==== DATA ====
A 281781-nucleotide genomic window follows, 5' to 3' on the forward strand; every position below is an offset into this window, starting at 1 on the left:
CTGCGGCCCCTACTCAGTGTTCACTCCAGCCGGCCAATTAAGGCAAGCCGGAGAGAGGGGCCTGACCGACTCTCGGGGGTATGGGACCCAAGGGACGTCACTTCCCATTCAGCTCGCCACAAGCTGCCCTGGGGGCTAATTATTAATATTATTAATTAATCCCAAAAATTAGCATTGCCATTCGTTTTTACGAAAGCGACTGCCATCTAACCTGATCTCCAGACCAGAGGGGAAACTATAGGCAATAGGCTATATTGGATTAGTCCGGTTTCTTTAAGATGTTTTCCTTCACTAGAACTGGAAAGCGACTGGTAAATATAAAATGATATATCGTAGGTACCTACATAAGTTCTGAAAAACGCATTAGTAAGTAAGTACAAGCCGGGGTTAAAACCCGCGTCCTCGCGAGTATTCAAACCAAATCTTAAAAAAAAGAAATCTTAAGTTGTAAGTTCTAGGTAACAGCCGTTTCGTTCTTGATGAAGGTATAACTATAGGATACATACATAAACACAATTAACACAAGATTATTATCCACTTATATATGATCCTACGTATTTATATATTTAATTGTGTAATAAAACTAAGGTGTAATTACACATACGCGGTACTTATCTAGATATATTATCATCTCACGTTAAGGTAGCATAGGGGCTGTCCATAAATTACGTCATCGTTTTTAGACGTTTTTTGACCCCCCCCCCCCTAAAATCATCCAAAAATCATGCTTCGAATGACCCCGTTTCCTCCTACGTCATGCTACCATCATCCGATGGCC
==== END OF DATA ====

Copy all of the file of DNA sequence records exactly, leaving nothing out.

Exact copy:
A 281781-nucleotide genomic window follows, 5' to 3' on the forward strand; every position below is an offset into this window, starting at 1 on the left:
CTGCGGCCCCTACTCAGTGTTCACTCCAGCCGGCCAATTAAGGCAAGCCGGAGAGAGGGGCCTGACCGACTCTCGGGGGTATGGGACCCAAGGGACGTCACTTCCCATTCAGCTCGCCACAAGCTGCCCTGGGGGCTAATTATTAATATTATTAATTAATCCCAAAAATTAGCATTGCCATTCGTTTTTACGAAAGCGACTGCCATCTAACCTGATCTCCAGACCAGAGGGGAAACTATAGGCAATAGGCTATATTGGATTAGTCCGGTTTCTTTAAGATGTTTTCCTTCACTAGAACTGGAAAGCGACTGGTAAATATAAAATGATATATCGTAGGTACCTACATAAGTTCTGAAAAACGCATTAGTAAGTAAGTACAAGCCGGGGTTAAAACCCGCGTCCTCGCGAGTATTCAAACCAAATCTTAAAAAAAAGAAATCTTAAGTTGTAAGTTCTAGGTAACAGCCGTTTCGTTCTTGATGAAGGTATAACTATAGGATACATACATAAACACAATTAACACAAGATTATTATCCACTTATATATGATCCTACGTATTTATATATTTAATTGTGTAATAAAACTAAGGTGTAATTACACATACGCGGTACTTATCTAGATATATTATCATCTCACGTTAAGGTAGCATAGGGGCTGTCCATAAATTACGTCATCGTTTTTAGACGTTTTTTGACCCCCCCCCCCCTAAAATCATCCAAAAATCATGCTTCGAATGACCCCGTTTCCTCCTACGTCATGCTACCATCATCCGATGGCC